“Seeing that other teenagers are thinking the same things as you about climate change can show you that you’re not alone in your fears and maybe spur you into action,” says Ela, who runs an account called Sustainabiliteens.

And so the world has been crunched down into a political culture war accelerated by the internet. Gen Z, unable to vote and unheard by The Olds, are only conveying what matters using the platforms that got the issues there in the first place. Climate change, the environment, our burning planet: there is ironic humour in the death of humanity. Can you pair that with education? Probably.

Australia’s government is indeed in a period of climate denialism. It is not extreme, but it is not subtle: things are the way they are, and they are going to stay that way. That is what Scott Morrison promised earlier this year. There are no real or celebrated plans to save the planet. Everything just is.

In New South Wales we have a water minister who harks back to 500AD as a reference point when discussing record breaking droughts, and the government’s minister for drought and natural disasters is making international news saying he does not know if climate change is manmade. We have a resources minister who suggests a sensible response to climate change includes supporting coal and gas developments.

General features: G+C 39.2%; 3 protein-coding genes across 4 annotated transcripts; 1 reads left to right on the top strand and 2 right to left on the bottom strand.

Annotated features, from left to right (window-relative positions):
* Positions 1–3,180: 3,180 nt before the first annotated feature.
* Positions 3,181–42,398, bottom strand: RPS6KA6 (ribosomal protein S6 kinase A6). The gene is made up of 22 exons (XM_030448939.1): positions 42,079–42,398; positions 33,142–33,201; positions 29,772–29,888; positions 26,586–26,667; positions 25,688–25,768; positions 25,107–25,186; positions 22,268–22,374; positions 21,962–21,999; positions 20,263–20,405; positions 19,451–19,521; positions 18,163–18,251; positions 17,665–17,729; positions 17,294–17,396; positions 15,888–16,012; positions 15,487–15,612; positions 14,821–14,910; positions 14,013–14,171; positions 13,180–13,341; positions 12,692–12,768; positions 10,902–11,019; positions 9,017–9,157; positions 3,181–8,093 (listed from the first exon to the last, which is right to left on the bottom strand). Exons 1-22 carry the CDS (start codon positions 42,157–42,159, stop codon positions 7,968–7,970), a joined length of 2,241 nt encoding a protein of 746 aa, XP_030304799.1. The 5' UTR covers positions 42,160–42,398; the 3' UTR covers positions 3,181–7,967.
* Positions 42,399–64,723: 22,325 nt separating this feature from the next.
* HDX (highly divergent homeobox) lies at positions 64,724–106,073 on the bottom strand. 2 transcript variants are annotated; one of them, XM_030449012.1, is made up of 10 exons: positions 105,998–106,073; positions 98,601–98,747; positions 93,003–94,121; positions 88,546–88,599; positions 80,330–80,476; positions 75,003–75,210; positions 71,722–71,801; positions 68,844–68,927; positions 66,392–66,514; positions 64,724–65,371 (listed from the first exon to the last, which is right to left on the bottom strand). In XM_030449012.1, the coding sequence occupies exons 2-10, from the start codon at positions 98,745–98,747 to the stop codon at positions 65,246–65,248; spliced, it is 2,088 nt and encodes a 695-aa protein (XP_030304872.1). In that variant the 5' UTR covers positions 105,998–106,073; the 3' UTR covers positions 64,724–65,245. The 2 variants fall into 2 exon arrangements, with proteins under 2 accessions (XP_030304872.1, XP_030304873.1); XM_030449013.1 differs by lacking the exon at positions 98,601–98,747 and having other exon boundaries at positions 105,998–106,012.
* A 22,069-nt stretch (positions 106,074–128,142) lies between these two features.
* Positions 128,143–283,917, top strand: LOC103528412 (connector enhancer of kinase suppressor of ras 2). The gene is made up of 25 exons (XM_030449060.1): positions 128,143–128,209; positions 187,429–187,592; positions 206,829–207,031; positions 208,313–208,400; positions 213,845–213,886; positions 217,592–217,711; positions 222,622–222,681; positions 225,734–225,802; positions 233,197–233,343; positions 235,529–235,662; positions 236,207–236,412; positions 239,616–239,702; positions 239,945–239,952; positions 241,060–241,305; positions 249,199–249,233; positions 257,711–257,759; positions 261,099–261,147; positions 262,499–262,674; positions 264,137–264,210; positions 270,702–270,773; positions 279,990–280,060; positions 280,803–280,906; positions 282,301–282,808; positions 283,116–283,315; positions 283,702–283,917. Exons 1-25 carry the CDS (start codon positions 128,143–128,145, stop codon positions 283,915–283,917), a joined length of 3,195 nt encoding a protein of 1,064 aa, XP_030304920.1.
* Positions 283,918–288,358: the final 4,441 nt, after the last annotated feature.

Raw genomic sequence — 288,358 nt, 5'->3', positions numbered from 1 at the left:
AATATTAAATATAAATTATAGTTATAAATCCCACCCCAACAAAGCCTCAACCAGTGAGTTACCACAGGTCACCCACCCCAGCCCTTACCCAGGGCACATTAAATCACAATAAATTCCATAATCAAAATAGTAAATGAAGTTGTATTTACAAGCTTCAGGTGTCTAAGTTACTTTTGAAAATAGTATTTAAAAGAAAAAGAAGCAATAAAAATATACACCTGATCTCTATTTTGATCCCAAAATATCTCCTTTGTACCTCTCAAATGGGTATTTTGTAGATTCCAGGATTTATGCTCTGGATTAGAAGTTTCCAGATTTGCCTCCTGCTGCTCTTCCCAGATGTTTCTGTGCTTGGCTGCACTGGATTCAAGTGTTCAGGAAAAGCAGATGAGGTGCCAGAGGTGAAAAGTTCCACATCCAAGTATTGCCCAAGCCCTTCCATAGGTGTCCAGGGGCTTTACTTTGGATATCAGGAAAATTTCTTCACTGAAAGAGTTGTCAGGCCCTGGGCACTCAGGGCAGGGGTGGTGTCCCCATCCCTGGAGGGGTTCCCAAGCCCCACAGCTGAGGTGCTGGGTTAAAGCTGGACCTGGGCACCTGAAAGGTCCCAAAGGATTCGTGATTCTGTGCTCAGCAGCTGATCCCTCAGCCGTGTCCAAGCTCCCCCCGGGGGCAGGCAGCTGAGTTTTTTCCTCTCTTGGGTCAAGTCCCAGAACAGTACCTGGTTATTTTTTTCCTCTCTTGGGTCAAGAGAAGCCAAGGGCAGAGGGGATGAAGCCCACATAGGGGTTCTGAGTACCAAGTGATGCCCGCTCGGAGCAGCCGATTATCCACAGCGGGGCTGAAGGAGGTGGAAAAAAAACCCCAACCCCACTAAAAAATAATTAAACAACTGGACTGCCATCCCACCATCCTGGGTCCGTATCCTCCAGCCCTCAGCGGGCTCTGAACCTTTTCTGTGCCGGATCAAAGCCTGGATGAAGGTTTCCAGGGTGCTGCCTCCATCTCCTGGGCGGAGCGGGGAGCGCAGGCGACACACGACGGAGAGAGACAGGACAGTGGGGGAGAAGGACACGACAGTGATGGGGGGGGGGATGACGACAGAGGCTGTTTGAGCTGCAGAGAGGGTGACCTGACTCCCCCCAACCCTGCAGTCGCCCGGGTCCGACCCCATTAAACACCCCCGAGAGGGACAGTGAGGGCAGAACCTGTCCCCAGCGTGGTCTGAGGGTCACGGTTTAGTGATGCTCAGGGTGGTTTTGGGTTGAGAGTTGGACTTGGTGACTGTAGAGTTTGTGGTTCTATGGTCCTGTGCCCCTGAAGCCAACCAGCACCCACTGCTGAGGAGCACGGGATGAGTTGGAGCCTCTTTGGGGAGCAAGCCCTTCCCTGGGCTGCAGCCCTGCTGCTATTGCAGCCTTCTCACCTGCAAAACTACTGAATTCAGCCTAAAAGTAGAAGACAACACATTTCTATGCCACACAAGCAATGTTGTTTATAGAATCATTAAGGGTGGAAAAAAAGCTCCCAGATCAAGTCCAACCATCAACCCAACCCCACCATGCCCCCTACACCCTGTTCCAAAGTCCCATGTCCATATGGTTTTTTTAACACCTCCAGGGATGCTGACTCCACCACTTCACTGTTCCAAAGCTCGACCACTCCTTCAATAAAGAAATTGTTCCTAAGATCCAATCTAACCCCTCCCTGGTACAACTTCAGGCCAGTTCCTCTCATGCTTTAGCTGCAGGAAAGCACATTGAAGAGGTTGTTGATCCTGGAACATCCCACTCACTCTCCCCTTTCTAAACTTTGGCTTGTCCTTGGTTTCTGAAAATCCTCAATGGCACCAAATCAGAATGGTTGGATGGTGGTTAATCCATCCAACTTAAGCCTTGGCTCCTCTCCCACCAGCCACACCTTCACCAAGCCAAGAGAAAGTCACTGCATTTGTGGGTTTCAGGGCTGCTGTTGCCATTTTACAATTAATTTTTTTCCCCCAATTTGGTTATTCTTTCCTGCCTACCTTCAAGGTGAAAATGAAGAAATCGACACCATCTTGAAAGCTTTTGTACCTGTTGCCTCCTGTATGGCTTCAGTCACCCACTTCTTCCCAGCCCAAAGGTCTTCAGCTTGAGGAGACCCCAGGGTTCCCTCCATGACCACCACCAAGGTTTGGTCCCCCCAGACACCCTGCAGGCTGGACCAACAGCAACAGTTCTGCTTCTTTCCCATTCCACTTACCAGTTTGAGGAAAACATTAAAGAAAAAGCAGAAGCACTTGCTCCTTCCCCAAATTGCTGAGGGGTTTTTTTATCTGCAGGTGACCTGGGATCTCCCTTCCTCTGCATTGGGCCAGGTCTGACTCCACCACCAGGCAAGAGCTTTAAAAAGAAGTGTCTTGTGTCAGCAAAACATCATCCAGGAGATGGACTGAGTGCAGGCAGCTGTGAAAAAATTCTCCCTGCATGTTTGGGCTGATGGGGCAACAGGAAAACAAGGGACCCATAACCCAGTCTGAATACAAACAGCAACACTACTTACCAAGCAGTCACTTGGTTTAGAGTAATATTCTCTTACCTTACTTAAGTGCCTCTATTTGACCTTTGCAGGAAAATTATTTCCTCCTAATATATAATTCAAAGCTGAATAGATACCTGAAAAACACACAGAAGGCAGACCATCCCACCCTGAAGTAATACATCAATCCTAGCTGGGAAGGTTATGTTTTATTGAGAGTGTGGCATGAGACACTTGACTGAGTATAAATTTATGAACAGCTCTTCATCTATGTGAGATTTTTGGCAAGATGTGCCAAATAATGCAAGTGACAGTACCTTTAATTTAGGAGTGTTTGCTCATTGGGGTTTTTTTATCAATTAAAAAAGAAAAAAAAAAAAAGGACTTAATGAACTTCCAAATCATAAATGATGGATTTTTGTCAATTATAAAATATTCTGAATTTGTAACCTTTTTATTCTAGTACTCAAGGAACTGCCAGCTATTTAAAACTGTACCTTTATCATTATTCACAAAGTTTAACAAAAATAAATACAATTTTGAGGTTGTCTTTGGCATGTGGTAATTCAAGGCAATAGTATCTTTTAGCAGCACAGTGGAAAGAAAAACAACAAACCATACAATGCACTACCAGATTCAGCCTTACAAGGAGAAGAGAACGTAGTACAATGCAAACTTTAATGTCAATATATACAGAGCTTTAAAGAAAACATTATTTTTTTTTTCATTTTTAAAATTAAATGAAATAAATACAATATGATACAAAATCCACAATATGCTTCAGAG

When we talk of Gen Z, we are talking of the let-down generation, the eldest of whom recently saw their best chance at making rapid change, in the form of a progressive yet faulty Labor Party, collapse into dust. Morrison – so famous for taking literal coal into parliament – rode to victory on a repetitious campaign of Everything Is Fine.